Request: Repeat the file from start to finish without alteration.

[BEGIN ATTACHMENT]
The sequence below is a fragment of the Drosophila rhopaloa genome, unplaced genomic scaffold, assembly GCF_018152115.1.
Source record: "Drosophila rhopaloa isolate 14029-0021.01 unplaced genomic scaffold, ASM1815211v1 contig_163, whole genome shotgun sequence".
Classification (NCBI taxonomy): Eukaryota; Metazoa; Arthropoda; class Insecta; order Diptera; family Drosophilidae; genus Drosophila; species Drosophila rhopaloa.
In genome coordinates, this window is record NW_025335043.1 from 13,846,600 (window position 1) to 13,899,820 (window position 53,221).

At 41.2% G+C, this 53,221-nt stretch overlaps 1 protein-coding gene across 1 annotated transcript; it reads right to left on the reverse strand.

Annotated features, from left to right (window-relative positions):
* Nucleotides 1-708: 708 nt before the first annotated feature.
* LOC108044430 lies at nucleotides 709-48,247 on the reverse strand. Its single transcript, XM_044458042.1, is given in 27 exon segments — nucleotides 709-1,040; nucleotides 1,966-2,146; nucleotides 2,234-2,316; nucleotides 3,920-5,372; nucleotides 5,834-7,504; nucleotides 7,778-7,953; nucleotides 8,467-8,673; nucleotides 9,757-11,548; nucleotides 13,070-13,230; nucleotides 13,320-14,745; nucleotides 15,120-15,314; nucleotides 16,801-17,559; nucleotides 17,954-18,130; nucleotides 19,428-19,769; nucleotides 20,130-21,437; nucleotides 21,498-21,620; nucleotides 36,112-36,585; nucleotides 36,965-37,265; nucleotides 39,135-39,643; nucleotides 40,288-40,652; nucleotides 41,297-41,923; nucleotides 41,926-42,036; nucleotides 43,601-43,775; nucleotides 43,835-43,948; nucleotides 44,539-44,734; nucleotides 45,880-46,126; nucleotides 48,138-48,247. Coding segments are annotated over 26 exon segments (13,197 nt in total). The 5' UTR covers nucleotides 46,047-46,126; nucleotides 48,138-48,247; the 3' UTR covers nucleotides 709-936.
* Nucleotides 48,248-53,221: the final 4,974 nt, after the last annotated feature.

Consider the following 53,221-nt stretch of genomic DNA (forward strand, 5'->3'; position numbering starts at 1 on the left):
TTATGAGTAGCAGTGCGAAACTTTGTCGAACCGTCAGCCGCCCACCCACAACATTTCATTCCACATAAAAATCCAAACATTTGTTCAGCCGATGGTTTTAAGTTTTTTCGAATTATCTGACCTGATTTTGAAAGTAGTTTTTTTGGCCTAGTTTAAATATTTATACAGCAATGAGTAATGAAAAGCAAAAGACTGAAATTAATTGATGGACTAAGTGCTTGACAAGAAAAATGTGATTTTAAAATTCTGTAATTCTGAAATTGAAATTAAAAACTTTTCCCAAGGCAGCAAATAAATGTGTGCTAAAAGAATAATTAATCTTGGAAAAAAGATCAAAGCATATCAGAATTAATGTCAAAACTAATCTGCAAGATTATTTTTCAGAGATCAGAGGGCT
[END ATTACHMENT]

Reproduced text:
The sequence below is a fragment of the Drosophila rhopaloa genome, unplaced genomic scaffold, assembly GCF_018152115.1.
Source record: "Drosophila rhopaloa isolate 14029-0021.01 unplaced genomic scaffold, ASM1815211v1 contig_163, whole genome shotgun sequence".
Classification (NCBI taxonomy): Eukaryota; Metazoa; Arthropoda; class Insecta; order Diptera; family Drosophilidae; genus Drosophila; species Drosophila rhopaloa.
In genome coordinates, this window is record NW_025335043.1 from 13,846,600 (window position 1) to 13,899,820 (window position 53,221).

At 41.2% G+C, this 53,221-nt stretch overlaps 1 protein-coding gene across 1 annotated transcript; it reads right to left on the reverse strand.

Annotated features, from left to right (window-relative positions):
* Nucleotides 1-708: 708 nt before the first annotated feature.
* LOC108044430 lies at nucleotides 709-48,247 on the reverse strand. Its single transcript, XM_044458042.1, is given in 27 exon segments — nucleotides 709-1,040; nucleotides 1,966-2,146; nucleotides 2,234-2,316; nucleotides 3,920-5,372; nucleotides 5,834-7,504; nucleotides 7,778-7,953; nucleotides 8,467-8,673; nucleotides 9,757-11,548; nucleotides 13,070-13,230; nucleotides 13,320-14,745; nucleotides 15,120-15,314; nucleotides 16,801-17,559; nucleotides 17,954-18,130; nucleotides 19,428-19,769; nucleotides 20,130-21,437; nucleotides 21,498-21,620; nucleotides 36,112-36,585; nucleotides 36,965-37,265; nucleotides 39,135-39,643; nucleotides 40,288-40,652; nucleotides 41,297-41,923; nucleotides 41,926-42,036; nucleotides 43,601-43,775; nucleotides 43,835-43,948; nucleotides 44,539-44,734; nucleotides 45,880-46,126; nucleotides 48,138-48,247. Coding segments are annotated over 26 exon segments (13,197 nt in total). The 5' UTR covers nucleotides 46,047-46,126; nucleotides 48,138-48,247; the 3' UTR covers nucleotides 709-936.
* Nucleotides 48,248-53,221: the final 4,974 nt, after the last annotated feature.

Consider the following 53,221-nt stretch of genomic DNA (forward strand, 5'->3'; position numbering starts at 1 on the left):
TTATGAGTAGCAGTGCGAAACTTTGTCGAACCGTCAGCCGCCCACCCACAACATTTCATTCCACATAAAAATCCAAACATTTGTTCAGCCGATGGTTTTAAGTTTTTTCGAATTATCTGACCTGATTTTGAAAGTAGTTTTTTTGGCCTAGTTTAAATATTTATACAGCAATGAGTAATGAAAAGCAAAAGACTGAAATTAATTGATGGACTAAGTGCTTGACAAGAAAAATGTGATTTTAAAATTCTGTAATTCTGAAATTGAAATTAAAAACTTTTCCCAAGGCAGCAAATAAATGTGTGCTAAAAGAATAATTAATCTTGGAAAAAAGATCAAAGCATATCAGAATTAATGTCAAAACTAATCTGCAAGATTATTTTTCAGAGATCAGAGGGCT